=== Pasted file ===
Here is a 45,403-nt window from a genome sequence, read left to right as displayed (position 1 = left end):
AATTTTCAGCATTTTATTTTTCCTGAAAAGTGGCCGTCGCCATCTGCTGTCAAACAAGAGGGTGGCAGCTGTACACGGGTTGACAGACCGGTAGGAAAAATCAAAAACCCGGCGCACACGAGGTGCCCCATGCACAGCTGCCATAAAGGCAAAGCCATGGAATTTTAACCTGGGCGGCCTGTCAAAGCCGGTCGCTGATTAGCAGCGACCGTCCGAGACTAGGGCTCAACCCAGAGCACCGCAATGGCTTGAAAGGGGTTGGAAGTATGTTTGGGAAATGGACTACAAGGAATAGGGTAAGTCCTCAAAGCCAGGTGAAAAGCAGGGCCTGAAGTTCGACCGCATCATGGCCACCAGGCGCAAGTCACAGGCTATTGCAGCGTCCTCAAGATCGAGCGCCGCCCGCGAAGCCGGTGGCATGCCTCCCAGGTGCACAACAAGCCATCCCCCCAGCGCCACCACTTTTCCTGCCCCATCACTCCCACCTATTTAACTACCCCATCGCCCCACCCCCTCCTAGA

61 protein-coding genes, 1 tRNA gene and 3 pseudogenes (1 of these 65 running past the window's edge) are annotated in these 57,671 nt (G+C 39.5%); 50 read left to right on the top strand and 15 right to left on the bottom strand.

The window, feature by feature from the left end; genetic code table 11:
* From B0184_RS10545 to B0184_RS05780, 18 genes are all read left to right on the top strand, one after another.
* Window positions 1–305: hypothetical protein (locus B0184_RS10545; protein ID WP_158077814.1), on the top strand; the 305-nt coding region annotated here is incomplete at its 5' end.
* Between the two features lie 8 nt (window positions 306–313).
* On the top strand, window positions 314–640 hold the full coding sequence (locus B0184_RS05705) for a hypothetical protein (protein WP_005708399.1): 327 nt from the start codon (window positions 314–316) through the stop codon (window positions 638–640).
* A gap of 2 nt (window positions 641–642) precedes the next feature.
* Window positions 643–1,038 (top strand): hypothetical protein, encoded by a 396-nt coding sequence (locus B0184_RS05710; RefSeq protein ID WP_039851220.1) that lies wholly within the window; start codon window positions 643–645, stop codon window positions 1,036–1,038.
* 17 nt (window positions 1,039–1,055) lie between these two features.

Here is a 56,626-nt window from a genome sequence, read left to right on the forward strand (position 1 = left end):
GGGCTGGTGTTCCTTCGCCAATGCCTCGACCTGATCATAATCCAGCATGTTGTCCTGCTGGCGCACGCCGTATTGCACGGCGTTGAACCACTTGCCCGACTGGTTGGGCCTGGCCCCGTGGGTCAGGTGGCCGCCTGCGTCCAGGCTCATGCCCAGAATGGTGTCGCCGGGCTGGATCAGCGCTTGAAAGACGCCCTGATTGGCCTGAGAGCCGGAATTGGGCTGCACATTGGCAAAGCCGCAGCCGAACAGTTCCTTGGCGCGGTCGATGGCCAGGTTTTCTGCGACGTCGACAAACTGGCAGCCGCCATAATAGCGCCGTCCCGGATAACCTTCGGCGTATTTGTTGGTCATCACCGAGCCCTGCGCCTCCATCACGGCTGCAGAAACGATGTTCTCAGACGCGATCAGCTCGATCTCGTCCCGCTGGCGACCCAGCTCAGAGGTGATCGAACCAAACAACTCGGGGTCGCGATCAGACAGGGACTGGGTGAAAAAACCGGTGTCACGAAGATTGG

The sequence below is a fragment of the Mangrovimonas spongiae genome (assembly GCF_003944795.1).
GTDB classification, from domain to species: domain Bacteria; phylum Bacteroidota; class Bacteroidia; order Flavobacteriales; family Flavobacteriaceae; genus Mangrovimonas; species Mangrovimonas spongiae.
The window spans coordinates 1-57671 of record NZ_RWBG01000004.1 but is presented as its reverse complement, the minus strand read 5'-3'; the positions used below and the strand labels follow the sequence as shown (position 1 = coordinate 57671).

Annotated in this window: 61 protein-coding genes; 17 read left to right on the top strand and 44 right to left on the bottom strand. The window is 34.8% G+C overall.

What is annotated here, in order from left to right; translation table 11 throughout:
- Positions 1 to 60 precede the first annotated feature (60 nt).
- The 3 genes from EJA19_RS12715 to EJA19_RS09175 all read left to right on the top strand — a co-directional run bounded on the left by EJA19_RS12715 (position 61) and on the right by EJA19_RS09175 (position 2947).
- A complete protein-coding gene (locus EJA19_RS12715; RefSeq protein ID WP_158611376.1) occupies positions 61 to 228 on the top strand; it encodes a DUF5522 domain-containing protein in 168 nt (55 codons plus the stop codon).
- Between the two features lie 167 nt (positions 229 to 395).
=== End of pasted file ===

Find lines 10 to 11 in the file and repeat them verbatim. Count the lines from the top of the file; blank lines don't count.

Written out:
* Window positions 643–1,038 (top strand): hypothetical protein, encoded by a 396-nt coding sequence (locus B0184_RS05710; RefSeq protein ID WP_039851220.1) that lies wholly within the window; start codon window positions 643–645, stop codon window positions 1,036–1,038.
* 17 nt (window positions 1,039–1,055) lie between these two features.